The history of industry-indigenous collaboration is best captured by Alaska Natives themselves:

“North Slope lead­ers say that as a res­ult of con­ver­sa­tions with in­dustry, they are con­vinced that de­vel­op­ment can be done safely, and that re­sponse and mit­ig­a­tion plans would be in place in case of any ac­ci­dents.

[North Slope Borough chief administrative officer Jake] Adams [Sr.] said one way the oil in­dustry won them over is by en­sur­ing that whal­ing will not be im­pacted by ex­plor­at­ory drilling.

He de­scribed how Shell and oth­er in­dustry rep­res­ent­at­ives have worked with Nat­ives to un­der­stand the mi­gra­tion pat­terns and be­ha­vi­or of bowhead whales and oth­er wild­life and altered their op­er­a­tions to pro­tect the an­im­als.

‘The pro­cess has been to sit down with them, work with them, talk to them about when they shouldn’t have any activ­it­ies in the area, when we are go­ing after whale,’ he said. ‘When we’re done, we no­ti­fy them that we’re done for the fall and they can re­sume.’”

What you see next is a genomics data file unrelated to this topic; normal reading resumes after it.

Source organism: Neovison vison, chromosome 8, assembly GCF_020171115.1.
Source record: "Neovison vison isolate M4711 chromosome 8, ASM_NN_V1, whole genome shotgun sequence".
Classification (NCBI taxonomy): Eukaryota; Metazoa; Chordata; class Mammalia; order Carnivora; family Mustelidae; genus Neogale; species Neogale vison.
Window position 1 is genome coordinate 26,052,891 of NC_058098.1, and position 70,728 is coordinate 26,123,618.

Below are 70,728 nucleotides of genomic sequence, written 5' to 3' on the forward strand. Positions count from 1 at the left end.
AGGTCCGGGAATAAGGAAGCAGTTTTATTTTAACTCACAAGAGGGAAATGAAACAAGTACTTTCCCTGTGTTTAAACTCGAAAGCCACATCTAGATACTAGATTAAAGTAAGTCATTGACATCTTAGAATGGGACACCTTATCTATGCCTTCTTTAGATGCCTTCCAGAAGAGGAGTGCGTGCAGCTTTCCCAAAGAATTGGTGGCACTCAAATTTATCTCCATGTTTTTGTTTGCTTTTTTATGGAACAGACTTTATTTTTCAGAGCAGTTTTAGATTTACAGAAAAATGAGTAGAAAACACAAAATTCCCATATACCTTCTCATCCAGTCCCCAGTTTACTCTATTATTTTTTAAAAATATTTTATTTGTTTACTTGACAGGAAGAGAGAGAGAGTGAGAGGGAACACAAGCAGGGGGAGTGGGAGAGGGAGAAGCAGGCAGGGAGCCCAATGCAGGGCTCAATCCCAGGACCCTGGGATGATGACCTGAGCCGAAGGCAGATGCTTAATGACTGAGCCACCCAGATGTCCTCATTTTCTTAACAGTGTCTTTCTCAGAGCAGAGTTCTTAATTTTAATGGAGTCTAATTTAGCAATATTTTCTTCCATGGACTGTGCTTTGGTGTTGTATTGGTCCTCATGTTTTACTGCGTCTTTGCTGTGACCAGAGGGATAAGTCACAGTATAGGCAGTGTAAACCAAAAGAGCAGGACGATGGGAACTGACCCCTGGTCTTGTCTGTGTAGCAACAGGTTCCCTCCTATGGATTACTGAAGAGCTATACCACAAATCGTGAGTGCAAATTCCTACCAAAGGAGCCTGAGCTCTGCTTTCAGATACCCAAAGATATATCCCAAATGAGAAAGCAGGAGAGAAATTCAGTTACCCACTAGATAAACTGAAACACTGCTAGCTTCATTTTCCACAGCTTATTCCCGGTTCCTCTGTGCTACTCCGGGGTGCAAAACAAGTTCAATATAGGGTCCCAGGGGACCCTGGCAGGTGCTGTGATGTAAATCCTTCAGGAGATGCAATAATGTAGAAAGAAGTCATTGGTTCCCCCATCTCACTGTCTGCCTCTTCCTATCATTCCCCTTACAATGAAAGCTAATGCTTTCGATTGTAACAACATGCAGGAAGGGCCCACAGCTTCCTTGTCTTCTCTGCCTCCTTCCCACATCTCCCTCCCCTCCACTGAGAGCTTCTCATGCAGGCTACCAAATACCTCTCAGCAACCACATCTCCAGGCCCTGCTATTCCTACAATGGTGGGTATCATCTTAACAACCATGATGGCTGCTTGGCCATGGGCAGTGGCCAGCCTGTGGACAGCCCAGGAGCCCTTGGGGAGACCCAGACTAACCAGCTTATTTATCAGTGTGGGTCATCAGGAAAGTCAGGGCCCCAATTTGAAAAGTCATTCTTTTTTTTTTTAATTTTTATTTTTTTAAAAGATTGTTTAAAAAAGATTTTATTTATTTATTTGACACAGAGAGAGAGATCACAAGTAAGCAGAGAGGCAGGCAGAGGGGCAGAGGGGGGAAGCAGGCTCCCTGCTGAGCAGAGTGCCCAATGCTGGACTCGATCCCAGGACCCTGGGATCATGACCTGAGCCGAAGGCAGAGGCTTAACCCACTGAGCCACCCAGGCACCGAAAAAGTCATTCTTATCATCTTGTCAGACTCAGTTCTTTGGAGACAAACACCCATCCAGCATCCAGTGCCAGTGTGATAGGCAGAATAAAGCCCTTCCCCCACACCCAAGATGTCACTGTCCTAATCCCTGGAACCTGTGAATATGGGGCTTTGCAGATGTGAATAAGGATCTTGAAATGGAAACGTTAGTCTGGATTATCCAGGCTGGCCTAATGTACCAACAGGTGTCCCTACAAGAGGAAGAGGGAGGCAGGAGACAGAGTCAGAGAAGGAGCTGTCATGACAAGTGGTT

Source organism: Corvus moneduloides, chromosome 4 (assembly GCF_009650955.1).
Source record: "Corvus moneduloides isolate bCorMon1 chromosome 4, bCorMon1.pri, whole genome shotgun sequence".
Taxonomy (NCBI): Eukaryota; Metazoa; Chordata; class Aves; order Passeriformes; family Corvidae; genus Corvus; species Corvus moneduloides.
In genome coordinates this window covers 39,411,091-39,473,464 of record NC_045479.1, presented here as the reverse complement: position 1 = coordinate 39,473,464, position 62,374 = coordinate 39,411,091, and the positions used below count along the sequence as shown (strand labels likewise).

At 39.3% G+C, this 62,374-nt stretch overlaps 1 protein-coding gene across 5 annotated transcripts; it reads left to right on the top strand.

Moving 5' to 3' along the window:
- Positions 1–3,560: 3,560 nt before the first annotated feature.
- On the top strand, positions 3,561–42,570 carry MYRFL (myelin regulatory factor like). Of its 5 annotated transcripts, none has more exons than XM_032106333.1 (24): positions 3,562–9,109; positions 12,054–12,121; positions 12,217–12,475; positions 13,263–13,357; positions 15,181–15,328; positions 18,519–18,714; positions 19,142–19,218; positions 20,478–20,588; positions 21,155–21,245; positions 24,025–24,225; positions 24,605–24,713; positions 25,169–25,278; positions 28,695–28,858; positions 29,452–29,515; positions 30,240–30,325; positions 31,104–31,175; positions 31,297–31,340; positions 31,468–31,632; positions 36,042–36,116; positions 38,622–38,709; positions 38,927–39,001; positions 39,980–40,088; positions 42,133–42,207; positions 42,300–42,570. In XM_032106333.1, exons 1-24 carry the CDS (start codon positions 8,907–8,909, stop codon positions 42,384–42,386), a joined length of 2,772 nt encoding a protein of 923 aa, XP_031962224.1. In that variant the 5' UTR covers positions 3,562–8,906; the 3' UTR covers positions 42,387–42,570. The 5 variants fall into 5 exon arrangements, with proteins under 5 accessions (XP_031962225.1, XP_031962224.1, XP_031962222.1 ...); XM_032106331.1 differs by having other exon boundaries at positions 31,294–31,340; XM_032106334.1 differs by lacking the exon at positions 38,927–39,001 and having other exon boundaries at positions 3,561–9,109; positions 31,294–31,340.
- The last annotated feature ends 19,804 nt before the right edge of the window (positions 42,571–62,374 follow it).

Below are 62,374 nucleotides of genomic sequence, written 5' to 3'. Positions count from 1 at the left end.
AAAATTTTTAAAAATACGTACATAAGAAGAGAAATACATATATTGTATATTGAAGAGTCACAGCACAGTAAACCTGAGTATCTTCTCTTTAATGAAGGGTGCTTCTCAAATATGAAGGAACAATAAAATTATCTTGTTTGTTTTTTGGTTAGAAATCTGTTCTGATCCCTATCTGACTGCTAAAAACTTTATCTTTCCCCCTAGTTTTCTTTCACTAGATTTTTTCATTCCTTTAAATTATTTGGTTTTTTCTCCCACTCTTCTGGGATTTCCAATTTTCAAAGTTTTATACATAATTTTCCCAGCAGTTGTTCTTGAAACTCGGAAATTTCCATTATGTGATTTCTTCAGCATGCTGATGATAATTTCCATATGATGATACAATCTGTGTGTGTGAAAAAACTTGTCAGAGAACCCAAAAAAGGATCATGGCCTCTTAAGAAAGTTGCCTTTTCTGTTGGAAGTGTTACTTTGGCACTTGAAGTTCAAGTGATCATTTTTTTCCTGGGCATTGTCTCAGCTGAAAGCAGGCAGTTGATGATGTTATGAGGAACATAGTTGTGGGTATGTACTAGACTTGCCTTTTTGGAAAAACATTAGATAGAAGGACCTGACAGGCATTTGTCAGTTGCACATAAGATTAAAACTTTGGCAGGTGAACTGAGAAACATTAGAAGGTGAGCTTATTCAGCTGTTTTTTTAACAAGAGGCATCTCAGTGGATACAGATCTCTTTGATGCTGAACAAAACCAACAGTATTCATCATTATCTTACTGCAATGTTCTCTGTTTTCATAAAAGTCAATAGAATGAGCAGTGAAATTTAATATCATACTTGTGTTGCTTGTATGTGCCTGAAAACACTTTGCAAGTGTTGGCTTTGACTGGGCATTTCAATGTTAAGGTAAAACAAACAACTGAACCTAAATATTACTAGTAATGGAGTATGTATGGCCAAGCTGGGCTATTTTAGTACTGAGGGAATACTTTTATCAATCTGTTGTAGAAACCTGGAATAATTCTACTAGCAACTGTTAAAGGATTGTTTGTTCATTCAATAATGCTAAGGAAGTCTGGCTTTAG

While activist talking points may be developed with considerably less rigor, the stringent regulatory apparatus – consisting of 12 federal agencies, 19 state agencies, and four local Alaskan agencies – that oversees Arctic drilling requires operators to consult with local communities when drawing up their drilling plans. For example, the sale of Arctic drilling leases to Shell in 2008 stipulated that the company must “consult directly with potentially affected North Slope subsistence communities” in order to “discuss potential conflicts with the siting, timing, and methods of proposed activities and safeguards or mitigating measures which could be implemented by the operator to prevent unreasonable conflicts.” U.S. Fish and Wildlife Service (USFWS) and National Marine Fisheries Service (NMFS) regulations similarly require operators to consult with local subsistence communities concerning potential conflicts between drilling and subsistence activities.